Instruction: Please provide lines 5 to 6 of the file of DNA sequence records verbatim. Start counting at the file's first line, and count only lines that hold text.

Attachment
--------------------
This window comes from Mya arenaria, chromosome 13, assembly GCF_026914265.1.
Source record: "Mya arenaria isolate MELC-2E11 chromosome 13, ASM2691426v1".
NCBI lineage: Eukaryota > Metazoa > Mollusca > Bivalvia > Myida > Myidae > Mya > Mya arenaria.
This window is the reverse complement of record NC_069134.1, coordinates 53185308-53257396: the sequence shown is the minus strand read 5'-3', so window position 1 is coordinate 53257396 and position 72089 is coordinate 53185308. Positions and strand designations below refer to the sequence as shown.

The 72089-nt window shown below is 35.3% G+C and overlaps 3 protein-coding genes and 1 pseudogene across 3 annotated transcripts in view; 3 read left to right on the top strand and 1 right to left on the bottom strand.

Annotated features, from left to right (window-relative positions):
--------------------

The 72089-nt window shown below is 35.3% G+C and overlaps 3 protein-coding genes and 1 pseudogene across 3 annotated transcripts in view; 3 read left to right on the top strand and 1 right to left on the bottom strand.

Annotated features, from left to right (window-relative positions):